” A Pale Green Mermaid Blog “
Recently I received some statistical information from my blogging benefactor WORDPRESS concerning visits to my blog.
I was shocked , shocked to hear that The pale green mermaid entertained 14,000 visitors last year!
For a blog such as this ( with idea / discussion content) that is a fantabulous amount,
Thanks to everyone who stopped by /commented I look forward to another year of idea—art—and opinion , swapping and creating.
Rumpole style— I have decided that Rumpole , yes Rumpole is closest to being my avatar /alter ego, see Rumpole and the heavy brigade, first season ,
Image Courtesy of Google
” You would think that those at the judges chambers would have something other than my bloody hat to talk about. ” ( Paraphrasing)
Rumpole muttering to himself while walking through London. I too am endeared to many of my tattered roustaboutish regalia that I call my wardrobe, much to the consternation of the general public —no time to sow the hem of that winter coat? where’s the duck tape… That episode is revelatory on so many levels and chuckle filled!!!
Coming up for air, BHC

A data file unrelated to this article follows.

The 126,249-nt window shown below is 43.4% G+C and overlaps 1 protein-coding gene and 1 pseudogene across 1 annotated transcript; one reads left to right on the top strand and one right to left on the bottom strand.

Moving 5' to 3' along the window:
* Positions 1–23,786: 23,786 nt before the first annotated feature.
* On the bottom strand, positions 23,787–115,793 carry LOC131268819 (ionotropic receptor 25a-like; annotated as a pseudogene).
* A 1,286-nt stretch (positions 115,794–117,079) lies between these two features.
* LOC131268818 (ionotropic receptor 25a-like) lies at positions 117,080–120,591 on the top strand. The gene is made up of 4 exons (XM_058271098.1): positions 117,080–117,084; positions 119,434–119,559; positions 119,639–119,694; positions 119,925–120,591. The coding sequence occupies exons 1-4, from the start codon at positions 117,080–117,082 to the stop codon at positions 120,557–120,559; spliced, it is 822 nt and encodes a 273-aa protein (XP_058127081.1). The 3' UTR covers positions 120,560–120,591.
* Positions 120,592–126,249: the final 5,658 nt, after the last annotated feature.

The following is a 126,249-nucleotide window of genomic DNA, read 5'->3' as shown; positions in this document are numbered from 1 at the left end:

Thanks WordPress for the info!
Your 2010 year in blogging
Happy New Year from WordPress.com! To kick off the year, we’d like to share with you data on how your blog has been doing. Here’s a high level summary of your overall blog health:
We think you did great!
A helper monkey made this abstract painting, inspired by your stats.
The average container ship can carry about 4,500 containers. This blog was viewed about 14,000 times in 2010. If each view were a shipping container, your blog would have filled about 3 fully loaded ships.
In 2010, you wrote 414 new posts, growing the total archive of this blog to 674 posts. You uploaded 101 pictures, taking up a total of 92mb. That’s about 2 pictures per week.
Your busiest day of the year was July 6th with 124 views. The most popular post that day was Requesting A Show Of Israeli And Palestinian Artists Be Presented Once A Month In Jeruselum Until The Peace Agreement Is Signed.
The sentence “Rose is a rose is a rose is a rose.” was written by Gertrude Stein as part of the 1913 poem Sacred Emily, which appeared in the 1922 book Geography and Plays. In that poem, the first “Rose” is the name of a person. Stein later used variations on the sentence in other writings, and “A rose is a rose is a rose” is probably her most famous quotation, often interpreted as meaning “things are what they are,” a statement of the law of identity, “A is A”. In Stein’s view, the sentence expresses the fact that simply using the name of a thing